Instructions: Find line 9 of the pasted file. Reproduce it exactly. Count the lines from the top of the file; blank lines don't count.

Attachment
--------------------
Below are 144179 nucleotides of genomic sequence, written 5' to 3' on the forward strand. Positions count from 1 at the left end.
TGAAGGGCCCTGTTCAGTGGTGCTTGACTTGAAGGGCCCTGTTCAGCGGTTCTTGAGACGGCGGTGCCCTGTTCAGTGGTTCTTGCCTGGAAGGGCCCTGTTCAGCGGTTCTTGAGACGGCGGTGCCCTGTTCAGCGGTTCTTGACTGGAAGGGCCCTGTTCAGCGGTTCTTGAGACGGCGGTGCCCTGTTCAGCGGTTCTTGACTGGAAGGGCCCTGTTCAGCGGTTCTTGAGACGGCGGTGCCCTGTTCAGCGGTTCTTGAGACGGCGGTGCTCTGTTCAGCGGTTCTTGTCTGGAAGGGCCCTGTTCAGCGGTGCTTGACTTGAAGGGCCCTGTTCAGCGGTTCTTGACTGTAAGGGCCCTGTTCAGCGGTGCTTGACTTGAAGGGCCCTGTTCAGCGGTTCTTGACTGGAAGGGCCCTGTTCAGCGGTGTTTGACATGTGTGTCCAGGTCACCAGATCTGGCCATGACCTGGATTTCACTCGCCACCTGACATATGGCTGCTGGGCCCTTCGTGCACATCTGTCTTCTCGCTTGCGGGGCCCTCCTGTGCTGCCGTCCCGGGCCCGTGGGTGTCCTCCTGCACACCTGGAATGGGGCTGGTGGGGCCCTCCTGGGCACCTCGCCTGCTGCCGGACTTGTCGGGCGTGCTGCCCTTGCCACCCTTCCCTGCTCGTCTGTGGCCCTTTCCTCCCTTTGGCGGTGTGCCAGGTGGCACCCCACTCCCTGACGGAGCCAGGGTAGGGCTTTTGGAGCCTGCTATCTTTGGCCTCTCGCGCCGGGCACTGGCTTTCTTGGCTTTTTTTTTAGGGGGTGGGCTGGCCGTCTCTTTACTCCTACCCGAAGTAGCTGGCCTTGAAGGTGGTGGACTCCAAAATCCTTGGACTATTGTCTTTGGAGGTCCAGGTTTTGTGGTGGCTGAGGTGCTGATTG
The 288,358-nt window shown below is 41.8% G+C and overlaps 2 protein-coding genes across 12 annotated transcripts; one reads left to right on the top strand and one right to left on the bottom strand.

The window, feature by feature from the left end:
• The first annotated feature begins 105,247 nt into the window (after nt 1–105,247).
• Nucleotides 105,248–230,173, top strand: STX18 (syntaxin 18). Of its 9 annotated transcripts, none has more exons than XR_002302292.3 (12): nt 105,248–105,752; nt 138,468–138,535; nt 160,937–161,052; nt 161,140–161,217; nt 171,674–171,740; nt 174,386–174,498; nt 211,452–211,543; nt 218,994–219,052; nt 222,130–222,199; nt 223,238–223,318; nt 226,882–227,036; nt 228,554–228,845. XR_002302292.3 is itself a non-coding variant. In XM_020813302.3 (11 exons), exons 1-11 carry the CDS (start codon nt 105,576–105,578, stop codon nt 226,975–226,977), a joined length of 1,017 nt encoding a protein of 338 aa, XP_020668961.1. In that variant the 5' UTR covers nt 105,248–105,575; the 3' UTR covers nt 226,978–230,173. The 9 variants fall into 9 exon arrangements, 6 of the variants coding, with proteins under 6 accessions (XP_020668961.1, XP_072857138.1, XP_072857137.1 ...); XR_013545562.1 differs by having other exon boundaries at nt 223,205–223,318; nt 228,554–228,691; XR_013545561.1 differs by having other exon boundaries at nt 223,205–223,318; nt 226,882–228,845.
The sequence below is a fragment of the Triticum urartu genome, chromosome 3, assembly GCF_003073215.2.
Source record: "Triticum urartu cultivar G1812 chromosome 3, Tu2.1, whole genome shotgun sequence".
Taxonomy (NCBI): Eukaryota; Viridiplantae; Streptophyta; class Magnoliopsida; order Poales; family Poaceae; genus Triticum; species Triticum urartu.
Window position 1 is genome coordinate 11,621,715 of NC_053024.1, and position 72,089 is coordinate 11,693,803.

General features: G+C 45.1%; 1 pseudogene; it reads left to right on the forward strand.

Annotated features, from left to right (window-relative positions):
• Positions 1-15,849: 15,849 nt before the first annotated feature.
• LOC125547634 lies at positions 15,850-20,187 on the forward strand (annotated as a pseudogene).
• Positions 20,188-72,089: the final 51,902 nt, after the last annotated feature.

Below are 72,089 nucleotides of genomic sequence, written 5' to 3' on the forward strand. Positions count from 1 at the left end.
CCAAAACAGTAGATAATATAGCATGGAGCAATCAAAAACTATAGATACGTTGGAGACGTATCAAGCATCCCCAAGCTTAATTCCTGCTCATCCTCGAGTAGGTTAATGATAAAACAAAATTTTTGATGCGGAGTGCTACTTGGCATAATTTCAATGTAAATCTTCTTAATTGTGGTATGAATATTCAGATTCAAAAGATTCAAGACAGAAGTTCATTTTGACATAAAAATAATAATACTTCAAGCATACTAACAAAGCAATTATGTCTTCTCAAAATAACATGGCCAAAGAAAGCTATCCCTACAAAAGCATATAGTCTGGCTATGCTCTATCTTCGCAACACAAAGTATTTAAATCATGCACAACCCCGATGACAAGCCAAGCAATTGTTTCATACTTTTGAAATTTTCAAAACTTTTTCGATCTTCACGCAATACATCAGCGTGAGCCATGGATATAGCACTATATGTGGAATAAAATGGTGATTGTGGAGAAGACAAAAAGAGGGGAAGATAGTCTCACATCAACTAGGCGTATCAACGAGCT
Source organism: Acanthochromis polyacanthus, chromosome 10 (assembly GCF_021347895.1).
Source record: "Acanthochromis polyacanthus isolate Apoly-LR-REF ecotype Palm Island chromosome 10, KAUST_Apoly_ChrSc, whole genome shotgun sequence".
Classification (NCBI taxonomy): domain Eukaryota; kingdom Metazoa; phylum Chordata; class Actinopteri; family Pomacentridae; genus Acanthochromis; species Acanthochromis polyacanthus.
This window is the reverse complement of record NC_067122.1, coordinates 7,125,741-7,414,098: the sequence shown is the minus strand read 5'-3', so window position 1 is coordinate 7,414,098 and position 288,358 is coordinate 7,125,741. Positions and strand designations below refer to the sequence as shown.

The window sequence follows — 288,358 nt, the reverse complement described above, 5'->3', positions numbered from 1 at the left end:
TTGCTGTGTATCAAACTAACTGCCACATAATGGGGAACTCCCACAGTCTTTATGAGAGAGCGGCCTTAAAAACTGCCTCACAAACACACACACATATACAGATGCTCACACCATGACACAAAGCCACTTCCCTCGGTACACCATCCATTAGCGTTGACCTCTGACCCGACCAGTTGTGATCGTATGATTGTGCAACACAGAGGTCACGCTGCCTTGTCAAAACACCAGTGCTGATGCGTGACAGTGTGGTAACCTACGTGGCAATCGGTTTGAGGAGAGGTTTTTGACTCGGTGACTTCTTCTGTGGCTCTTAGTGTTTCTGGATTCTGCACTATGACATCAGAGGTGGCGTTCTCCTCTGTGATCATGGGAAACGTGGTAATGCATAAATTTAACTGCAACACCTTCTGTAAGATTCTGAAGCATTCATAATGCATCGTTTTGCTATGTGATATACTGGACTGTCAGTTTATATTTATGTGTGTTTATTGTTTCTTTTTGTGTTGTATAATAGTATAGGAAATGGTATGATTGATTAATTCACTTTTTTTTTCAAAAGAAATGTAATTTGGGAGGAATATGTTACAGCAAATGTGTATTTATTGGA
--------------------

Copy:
Taxonomy (NCBI): Eukaryota; Viridiplantae; Streptophyta; class Magnoliopsida; order Poales; family Poaceae; genus Triticum; species Triticum urartu.